Between Wine World, with its yodeling dominatrixes and oyster shucking, the Wayward Music Series at the Good Shepherd Center, and Seattle Tilth classes alone, we’ve practically got our own cultural in this little wedge between I-5 and Aurora. And then there’s Wide World Books and Maps, dolloping a creamy spoonful on the top of it all.
Here’s what we’ve got there next week (as written by Yvonne’s publicist):
Next week is the 21st anniversary of America’s declaration of success in Kuwait during Operation Desert Storm. On March 6th at 7 pm, Yvonne Pepin-Wakefield, a Pt. Townsend art professor, will be giving her first talk in Seattle since returning from teaching at Kuwait University. Her slide show at Wide World of Books & Maps will include paintings she did in the Mideast, but kept hidden until her return home. She will be talking about contemporary Middle Eastern art and social customs and “going from Pacific Northwest climes to 120 degree heat, and learning to balance on a bicycle while traversing desert terrain that was once a mined war zone, and a university system that feels like one.”
SUITCASE FILLED WITH NAILS
By Yvonne Pepin-Wakefield
Only-the-names-are-changed in this true story of an idealistic American hired to teach art to university women in “liberated” Kuwait
Only after resigning her professorship from a women’s university in Kuwait does Port Townsend, WA artist Yvonne Pepin-Wakefield feel free to tell the full story of what happened to her and her students during her six-year stint in the Arabian Gulf. Suitcase Filled with Nails: Lessons Learned from Teaching Art in Kuwait is “not meant to be diplomatic,” and is her human and humorous account that evolved from “random and whiny notes I began writing as a means to help me vent frustration. Those feelings carried over into some of the art I created there – which I hid, fearing it might be open to misinterpretation and perhaps even reprisal.”
In addition to spearheading some controversial student art and exhibits, publishing academic papers and obtaining project grants, work Pepin-Wakefield created in the Mideast was featured in solo, gallery exhibits and Kuwait’s Modern Art Museum:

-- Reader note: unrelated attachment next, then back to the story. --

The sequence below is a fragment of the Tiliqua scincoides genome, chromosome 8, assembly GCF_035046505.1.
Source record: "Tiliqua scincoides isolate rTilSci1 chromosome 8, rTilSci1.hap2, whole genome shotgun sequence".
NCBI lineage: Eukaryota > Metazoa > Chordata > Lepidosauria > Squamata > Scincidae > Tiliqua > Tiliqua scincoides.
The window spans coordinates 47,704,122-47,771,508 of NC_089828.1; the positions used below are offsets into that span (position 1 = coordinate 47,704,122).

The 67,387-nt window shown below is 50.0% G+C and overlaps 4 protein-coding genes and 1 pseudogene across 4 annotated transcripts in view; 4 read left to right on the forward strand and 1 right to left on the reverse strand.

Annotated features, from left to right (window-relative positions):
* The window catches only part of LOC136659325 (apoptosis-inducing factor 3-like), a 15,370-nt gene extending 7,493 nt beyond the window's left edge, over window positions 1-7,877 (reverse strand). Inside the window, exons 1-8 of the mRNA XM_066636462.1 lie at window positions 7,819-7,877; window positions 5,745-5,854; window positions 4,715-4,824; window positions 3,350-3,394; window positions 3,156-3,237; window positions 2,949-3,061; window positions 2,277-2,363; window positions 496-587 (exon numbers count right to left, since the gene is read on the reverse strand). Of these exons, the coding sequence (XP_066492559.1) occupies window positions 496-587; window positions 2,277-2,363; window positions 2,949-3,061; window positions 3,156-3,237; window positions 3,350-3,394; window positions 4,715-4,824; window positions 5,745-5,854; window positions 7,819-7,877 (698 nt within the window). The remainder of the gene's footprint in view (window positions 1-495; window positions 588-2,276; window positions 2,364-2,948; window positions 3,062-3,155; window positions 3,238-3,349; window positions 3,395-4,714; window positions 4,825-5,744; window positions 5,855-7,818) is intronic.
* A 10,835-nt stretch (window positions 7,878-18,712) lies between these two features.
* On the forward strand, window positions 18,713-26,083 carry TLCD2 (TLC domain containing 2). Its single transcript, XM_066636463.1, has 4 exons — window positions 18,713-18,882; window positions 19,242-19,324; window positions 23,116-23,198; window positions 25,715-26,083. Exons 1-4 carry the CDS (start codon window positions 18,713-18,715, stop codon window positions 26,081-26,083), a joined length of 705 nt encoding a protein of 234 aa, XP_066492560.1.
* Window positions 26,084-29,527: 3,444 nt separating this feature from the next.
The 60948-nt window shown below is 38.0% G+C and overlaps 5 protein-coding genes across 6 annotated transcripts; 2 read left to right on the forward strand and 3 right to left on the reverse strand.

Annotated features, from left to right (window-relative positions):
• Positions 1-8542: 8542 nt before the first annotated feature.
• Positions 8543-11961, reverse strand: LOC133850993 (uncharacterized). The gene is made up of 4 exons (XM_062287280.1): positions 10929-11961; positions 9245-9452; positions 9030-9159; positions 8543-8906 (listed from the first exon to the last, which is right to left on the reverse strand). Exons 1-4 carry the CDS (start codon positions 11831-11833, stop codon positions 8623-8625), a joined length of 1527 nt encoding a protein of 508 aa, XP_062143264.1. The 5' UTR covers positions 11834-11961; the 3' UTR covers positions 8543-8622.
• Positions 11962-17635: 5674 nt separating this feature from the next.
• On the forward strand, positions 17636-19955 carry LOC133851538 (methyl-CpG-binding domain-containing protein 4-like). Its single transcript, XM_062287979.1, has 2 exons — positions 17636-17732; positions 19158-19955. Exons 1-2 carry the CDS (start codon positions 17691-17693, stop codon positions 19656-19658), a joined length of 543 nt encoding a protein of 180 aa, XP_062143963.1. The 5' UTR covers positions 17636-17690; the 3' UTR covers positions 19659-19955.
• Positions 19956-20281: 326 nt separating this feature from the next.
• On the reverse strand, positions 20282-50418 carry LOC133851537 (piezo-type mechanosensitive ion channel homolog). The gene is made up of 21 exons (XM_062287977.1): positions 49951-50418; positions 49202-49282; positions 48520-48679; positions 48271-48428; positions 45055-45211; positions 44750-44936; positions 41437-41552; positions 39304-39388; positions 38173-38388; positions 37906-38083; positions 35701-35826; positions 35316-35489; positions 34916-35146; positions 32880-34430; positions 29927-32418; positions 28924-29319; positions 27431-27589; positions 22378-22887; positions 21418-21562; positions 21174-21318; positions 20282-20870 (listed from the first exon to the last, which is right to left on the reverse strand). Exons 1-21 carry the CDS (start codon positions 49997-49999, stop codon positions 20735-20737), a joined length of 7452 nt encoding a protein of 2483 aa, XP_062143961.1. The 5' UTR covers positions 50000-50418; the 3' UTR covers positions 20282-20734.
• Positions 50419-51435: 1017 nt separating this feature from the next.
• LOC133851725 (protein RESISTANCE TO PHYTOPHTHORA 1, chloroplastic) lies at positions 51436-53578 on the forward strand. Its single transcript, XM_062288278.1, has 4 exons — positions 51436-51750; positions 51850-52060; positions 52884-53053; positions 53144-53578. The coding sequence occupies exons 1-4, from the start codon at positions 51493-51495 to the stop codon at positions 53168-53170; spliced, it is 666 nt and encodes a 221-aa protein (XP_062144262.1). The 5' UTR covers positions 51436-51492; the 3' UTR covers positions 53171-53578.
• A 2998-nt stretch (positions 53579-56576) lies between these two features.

“The more I succeeded with my work and students, the more the Kuwaiti men around me seemed threatened. My accomplishments highlighted their lack of success with even more resources. My working environment grew more hostile as my students grew more adventuresome in expressing themselves through art.”
When the itinerant artist first arrived in Kuwait in 2004, she assumed she was more privileged than Kuwaiti women who “I lumped into the stereotype of ‘oppressed and forced to wear a veil’. But, I soon learned that many Kuwaiti women enjoy one of the highest rates of disposable income in the world and the associated luxuries. A Kuwaiti woman’s freedoms are largely dependent on her male relatives and tribal affiliations, and I found many were given much greater latitude than women in other Mideastern countries.”
Kuwait is a welfare society and every national is guaranteed an education and government support from cradle to grave. However, Pepin-Wakefield discovered the government courtesies and protections did not apply to visiting workers. “While my students and I were subjected to the same kind of intimidation over our artwork, they had the entitlement of a being a citizen and in many cases they had family support behind them. I had neither.”
Untarnished by war or terrorism and without the gilding of political diplomacy, Suitcase Filled with Nails is a slice of life in the Mideast you rarely experience through popular media. “It is my story of living and working in a country where the basic rights and privileges I took for granted in the States were subject to the whims of a not so whimsical system and culture.”
ABOUT YVONNE PEPIN-WAKEFIELD:
Yvonne Pepin-Wakefield is a Fulbright Memorial scholar who has taught art on three continents and received international and national awards for her teaching methods. At age 18, she bought 80 acres in the Oregon mountains and built a log cabin where she wrote and illustrated two published books that chronicle her early years as a painter (Cabin Journal, Three Summers).
Yvonne is co-owner of Pomegranate Productions which focuses on art promotion and publication. She and her husband divide their time between Port Townsend and the central Washington artists’ community of Tieton.